Travails of Karnataka's cricket tragics: Most heartbreaking Ranji Trophy losses of state team - Part 2

Karnataka Ranji Trophy team being felicitated after winning the Ranji Trophy two years in a row, in 2014-15 (Image: Twitter/Anurag Thakur)
Karnataka Ranji Trophy team being felicitated after winning the Ranji Trophy two years in a row, in 2014-15 (Image: Twitter/Anurag Thakur)

The agony for the fans of the Karnataka Ranji Trophy team didn’t end in the 1990s. Their famed team gave them a few heartbreaks even after the turn of the century!

They won a few Ranji Trophy titles along the way also, giving joy to their fans. With a bit of luck going their way, Karnataka could have added, at least, five more Ranji Trophy titles to their kitty.

Yet, despite not winning as many titles as they would have liked, and deserved to, Karnataka remains one of the powerhouses of Indian domestic cricket to this day.

Following up on the last article which detailed five heartbreaking losses for Karnataka in the Ranji Trophy, let's look at a few more missed opportunities that continue to haunt their fans.

Pre-quarterfinal vs MP, 1992/93 Ranji Trophy

Madhya Pradesh, led by Sandeep Patil, had posted a huge score of 406, batting first at the M Chinnaswamy Stadium. Despite K Srinath’s heroic innings of 144*, Karnataka managed a score of just 342, and conceded a lead of 64 runs in the first innings.

But, the hosts came back strongly thanks to great bowling spells by their spin-twins. Raghuram Bhat (5/57) and R Ananth (4/50) restricted MP to 173 in the second innings.

This meant Karnataka had to chase down 238 batting fourth on a pitch that had deteriorated drastically. Facing Narendra Hirwani on such a treacherous pitch was a difficult proposition.

Subsequently, the pitch did play its tricks and Karnataka were reduced to a hopeless situation — 150/7. But skipper K Jeshwanth did not lose hope and continued to fight on with his superb 87 on a minefield, along with wicketkeeper-batsman A Vaidya who scored 43*.

Then, with victory just 13 runs away, Jeshwanth got runout in an agonising fashion, and that was the end of it. The last three batsmen who followed him couldn't score a run, and Karnataka fell tantalisingly short by a mere five runs in this Ranji Trophy match.

The impact of this loss was such that skipper Jeshwanth still hasn’t gotten over it, and sulks whenever he’s reminded of this match.

Semifinal vs Hyderabad, 1999/2000 Ranji Trophy

VVS Laxman tormented the Karnataka bowlers in the 1999/2000 Ranji Trophy semifinal
VVS Laxman tormented the Karnataka bowlers in the 1999/2000 Ranji Trophy semifinal

Back in those days, Hyderabad used to be a very strong team in the Ranji Trophy. Karnataka, led by Venkatesh Prasad, and Hyderabad, led by Mohammad Azharuddin, locked horns against each other in the Ranji semis.

Though Karnataka didn’t have the services of Rahul Dravid, Javagal Srinath, and Anil Kumble, they were still a strong unit. Prasad, after winning the toss, elected to field on a beauty of a pitch at the M Chinnaswamy Stadium, and was made to pay the price.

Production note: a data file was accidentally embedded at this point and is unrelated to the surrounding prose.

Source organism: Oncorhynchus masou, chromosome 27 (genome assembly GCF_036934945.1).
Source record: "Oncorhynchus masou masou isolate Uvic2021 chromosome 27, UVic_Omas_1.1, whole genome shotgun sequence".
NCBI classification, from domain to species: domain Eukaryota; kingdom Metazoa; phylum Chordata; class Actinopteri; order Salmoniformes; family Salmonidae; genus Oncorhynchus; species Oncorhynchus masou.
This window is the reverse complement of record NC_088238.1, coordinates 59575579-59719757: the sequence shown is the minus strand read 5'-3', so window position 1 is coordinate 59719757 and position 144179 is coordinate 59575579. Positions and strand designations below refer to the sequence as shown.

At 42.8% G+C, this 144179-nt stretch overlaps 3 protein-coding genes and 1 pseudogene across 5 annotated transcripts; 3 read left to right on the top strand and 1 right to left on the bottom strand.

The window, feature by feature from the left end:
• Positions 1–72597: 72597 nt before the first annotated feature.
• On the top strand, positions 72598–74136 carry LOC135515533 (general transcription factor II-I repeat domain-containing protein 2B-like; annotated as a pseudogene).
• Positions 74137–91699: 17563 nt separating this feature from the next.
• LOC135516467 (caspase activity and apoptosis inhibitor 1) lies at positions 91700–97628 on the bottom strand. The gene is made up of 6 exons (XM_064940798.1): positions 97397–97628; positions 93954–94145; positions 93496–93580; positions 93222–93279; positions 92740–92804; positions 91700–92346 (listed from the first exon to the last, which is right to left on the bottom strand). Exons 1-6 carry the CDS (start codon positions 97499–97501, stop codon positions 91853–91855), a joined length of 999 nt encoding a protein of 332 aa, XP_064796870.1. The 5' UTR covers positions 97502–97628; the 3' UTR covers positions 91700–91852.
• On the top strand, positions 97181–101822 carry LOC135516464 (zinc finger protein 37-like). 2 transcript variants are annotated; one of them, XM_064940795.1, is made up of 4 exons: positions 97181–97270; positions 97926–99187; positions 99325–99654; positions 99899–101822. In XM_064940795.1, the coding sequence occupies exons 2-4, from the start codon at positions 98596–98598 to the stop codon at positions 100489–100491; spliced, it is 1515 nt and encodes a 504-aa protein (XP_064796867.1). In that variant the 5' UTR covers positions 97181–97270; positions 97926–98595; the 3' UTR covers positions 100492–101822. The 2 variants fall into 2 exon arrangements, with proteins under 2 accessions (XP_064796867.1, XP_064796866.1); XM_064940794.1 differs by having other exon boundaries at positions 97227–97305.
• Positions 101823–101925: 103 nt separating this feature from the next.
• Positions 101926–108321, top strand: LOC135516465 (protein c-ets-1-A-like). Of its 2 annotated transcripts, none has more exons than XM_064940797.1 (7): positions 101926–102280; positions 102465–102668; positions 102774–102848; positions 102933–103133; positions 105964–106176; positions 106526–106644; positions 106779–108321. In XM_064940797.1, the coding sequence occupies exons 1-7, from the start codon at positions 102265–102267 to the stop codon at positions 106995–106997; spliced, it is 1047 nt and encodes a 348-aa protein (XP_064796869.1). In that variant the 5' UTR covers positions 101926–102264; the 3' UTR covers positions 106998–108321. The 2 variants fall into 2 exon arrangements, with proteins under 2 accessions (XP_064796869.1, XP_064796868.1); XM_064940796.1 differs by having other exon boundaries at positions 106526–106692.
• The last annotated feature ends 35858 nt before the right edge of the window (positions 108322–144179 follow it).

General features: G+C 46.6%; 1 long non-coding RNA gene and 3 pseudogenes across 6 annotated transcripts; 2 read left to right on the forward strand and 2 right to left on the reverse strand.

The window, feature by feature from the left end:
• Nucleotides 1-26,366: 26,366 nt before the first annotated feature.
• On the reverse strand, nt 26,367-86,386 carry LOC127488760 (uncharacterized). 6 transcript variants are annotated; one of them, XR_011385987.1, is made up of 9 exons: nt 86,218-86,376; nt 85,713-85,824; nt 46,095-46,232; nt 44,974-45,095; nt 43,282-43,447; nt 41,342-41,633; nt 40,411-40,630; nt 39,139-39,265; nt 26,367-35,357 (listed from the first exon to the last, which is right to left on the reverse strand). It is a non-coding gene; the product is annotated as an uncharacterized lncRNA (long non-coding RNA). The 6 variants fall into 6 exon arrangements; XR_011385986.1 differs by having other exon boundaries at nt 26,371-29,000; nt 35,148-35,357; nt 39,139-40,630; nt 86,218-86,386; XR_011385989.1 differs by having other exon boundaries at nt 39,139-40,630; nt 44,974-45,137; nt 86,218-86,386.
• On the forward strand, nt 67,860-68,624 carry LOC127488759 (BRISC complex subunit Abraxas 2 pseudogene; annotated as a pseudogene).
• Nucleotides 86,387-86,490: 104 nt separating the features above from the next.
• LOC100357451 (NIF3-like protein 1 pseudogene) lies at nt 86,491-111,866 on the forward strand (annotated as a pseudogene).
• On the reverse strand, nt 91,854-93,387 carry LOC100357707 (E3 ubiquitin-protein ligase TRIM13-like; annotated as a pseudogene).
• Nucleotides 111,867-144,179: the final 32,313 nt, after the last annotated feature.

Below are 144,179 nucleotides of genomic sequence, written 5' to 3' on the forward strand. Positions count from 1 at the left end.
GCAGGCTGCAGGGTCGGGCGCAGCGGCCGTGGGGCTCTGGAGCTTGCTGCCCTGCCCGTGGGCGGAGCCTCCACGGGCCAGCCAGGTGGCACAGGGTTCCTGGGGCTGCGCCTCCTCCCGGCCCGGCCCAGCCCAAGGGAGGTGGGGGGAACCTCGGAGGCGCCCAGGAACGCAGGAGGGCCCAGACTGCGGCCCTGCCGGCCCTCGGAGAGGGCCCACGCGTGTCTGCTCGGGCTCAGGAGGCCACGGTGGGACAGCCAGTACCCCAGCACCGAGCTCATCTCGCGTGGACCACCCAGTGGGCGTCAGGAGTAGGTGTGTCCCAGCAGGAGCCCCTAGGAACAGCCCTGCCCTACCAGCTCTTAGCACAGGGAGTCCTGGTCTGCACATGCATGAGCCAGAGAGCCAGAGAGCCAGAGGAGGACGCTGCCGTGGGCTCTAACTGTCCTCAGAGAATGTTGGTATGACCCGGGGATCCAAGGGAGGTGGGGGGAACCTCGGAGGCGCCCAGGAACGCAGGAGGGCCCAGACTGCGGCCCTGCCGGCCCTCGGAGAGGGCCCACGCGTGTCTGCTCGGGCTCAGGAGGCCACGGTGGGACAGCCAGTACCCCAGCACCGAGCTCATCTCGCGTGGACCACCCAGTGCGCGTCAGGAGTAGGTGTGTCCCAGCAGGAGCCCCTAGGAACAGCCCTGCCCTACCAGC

VVS Laxman, with his career best 353, and Azharuddin, with 123, piled on the misery for the Karnataka bowlers. Hyderabad managed an imposing 711/8 declared.

Apparently, Barrington Rowland had dropped a sitter when Laxman was still in the 20s. That dropped catch of Laxman cost Karnataka dearly and they could never recover.

It was one-way traffic from then on. Though the hosts fought bravely and responded with 557 in the first innings, Hyderabad walked away with the first-innings lead and made it to the Final.

The fact that an enviable Karnataka team, went astray after this match, despite all the big names in their ranks, speaks volumes about the impact of this outcome. A year later, this very team had to face the ignominy of being relegated to the plate group of the Ranji Trophy as well.

So, in this context, this game is where it all started — the downfall of the mighty Karnataka team. Though Karnataka never came close to winning this game, the impact it had for years, on the psyche of the players, unequivocally makes it one of the most difficult chapters of the state’s cricket history.

Quarterfinal vs Saurashtra, 2008/09 Ranji Trophy

Pujara with a century in the fourth innings ended Karnataka's campaign in Ranji Trophy 2008/09
Pujara with a century in the fourth innings ended Karnataka's campaign in Ranji Trophy 2008/09

The Ranji Trophy quarterfinal between Karnataka and Saurashtra in the 2008/09 season was played at a neutral venue — Mumbai’s Brabourne stadium, for the very first time. Captain Robin Uthappa set the tone for the game with his timely 139, and powered Karnataka to a respectable score of 305.

Then, his bowlers did their bit and bowled out the opposition for 189, and secured a healthy first innings lead of 116 runs. Now, all they needed was to bat Saurashtra out of the game, since it was a four-day affair.

But despite sitting pretty, Karnataka’s second innings crumbled and eventually collapsed for a paltry 208. Barring Balachandra Akhil (56) and Rahul Dravid (52), the rest of the batting failed.